JFDR’s Museum is an Experimental, Synth-Folk Triumph

Icelandic composer Jófríður Ákadóttir’s latest album is generous, complex and alive with atmospheric textures and warm, reflective stories of love and loneliness

Music Reviews JFDR
JFDR’s Museum is an Experimental, Synth-Folk Triumph

Three months ago, I—admittedly—had no idea who or what JFDR was, and that was my first mistake. After spending countless hours consuming six years of work, it became clear that the solo project of Icelandic singer/songwriter Jófríður Ákadóttir is mystifying, and everyone should be ensconcing themselves in a blanket of her sublime, experimental electro-folk. Since 2017, she’s made a handful of LPs, an EP and two scores. It’s a catalog that’s ambitiously diverse and perpendicular to pragmatism, and her sophomore album—New Dreams—suggested that her approach to creative projects would never reside in the stratosphere of contemporary or traditional musical foundations.

In brilliant ways, Ákadóttir obliterates the metronome that the industry has provided her. If someone tells her to go right, she’ll go left. But, her most-masterful stroke of singularity arrives in her ability to shape-shift between worlds: At one moment, she is fiddling with Eno-esque ambience; the next, she is conjuring Bon Iver resplendents atop dainty, plucky acoustic guitars. Upon cracking open her beautiful new LP, Museum, I found myself immediately entranced by Ákadóttir’s seamless command of harmonious transgressions. She does not bend to the expectations of vocal arrangements, opting to instead forge her own curve. Lyrically, Ákadóttir pursues the avant-garde, tumbling through evocative imagery, snippets of fear and alienation and reliquaries of romances both new and old.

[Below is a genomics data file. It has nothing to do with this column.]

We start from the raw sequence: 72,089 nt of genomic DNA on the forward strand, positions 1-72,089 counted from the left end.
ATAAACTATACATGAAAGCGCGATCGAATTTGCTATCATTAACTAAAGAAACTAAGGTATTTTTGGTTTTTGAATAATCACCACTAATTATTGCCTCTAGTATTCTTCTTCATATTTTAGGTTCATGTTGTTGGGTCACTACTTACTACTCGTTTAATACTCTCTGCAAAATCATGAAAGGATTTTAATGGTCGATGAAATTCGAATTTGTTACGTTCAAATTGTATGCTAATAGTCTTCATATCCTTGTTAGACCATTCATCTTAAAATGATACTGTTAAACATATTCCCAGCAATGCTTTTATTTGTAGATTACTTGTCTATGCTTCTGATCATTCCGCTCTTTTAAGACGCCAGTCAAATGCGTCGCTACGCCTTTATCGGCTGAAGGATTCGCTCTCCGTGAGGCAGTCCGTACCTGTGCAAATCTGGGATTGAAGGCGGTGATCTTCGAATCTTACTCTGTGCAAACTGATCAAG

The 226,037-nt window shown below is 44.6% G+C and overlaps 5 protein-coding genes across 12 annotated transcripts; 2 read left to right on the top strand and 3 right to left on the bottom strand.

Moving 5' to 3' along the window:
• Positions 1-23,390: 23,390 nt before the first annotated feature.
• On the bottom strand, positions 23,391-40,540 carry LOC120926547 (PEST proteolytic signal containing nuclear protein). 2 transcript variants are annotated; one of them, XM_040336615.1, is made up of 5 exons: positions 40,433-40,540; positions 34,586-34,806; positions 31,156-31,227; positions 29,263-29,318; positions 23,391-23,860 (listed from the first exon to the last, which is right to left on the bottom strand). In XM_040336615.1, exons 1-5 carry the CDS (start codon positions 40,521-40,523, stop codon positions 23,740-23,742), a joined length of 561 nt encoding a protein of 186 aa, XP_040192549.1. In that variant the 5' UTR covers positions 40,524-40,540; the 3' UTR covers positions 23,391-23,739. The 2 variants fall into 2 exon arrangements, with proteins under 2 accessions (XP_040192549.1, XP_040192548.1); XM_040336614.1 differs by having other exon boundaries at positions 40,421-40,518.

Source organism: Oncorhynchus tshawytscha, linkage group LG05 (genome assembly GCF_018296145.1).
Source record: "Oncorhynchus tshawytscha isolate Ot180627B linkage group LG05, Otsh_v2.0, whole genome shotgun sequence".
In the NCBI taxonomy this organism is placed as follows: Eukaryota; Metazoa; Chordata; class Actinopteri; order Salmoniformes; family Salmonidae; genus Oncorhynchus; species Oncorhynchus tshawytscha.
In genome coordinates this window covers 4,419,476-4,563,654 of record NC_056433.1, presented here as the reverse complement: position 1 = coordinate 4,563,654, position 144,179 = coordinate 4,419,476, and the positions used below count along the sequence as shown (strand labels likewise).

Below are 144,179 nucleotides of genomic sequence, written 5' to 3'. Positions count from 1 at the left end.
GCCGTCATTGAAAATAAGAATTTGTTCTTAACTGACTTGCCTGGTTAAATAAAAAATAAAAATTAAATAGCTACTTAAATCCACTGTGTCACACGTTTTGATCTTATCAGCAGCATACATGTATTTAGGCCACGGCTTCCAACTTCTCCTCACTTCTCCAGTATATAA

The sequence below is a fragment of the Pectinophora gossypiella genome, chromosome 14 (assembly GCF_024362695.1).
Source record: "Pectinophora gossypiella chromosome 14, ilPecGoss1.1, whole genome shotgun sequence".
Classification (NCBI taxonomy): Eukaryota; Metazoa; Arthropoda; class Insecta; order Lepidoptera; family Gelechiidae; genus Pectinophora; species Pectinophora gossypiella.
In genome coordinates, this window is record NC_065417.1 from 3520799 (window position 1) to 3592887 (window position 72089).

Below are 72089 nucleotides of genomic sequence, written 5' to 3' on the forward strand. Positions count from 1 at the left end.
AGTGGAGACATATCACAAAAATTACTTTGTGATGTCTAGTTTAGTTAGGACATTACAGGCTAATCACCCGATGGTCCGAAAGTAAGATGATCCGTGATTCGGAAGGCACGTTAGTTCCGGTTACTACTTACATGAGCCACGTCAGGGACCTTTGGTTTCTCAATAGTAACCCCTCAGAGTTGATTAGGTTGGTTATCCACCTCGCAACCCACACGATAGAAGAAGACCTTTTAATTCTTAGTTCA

If you’re wondering what JFDR stands for, it’s a play on Ákadóttir’s name. But on Museum, the acronym becomes a whole animal, featuring the following outfit: Ákadóttir, Jeremy Malvin (synths, piano), Shahzad Ismaily (synths), Viktor Orri Árnason (violin, viola) and Joshua Wilkinson (synths, percussion). Though Ákadóttir writes all of the songs, what JFDR has become is now much more than just her. In a lot of ways, having such a strong supporting cast around to help her bring the ambrosial vision of her creativity to life is what makes Museum one of the acest efforts of 2023 so far.

As an opening number, “The Orchid” is a spectral, atmospheric beginning. A metronome melody twinkles in the background, Árnason’s strings pulsate and a teardrop synthesizer knots like a perfect bow-tie as Ákadóttir sews together threads of flowers, intimacy and desire. “Then when the sun rose / In a newer lighting / Lay his wings on her / Warm with his kisses / And touched her light feather / Just so they could breathe again / Just to be reborn again,” she sings. In a matter of seconds, Ákadóttir changes tune on “Life Man,” adorning an upbeat measure that builds into lush, choral harmonies. A light electric guitar flutters, turning the back-half of the song into a digital, euphoric orchestra.

The centerpiece of Museum is “Spectator,” which dazzled as a teaser single and now nestles nicely into Ákadóttir’s nine-song ecosystem. It’s a story of emotional voyeurism, where she wrestles with balancing her headspace with those of the people around her. It’s a thoughtful narrative that resonates, in which Ákadóttir, who fears she can’t be fully present for everyone she loves, takes the time to finally say: “This is too much.” Through her balmy vocals—and Ásgeir Kjartansson’s singular guitar strum—a plume of synths tumble in and out behind her. “I’m caught in between / Feeling the feelings / Of everyone except my own / I can’t take it / I can’t be in between / How can I help you if I always get it wrong,” Ákadóttir sings. “Spectator” is not a wall of sound, but a tributary of flickering textures and gentle sonic checkpoints.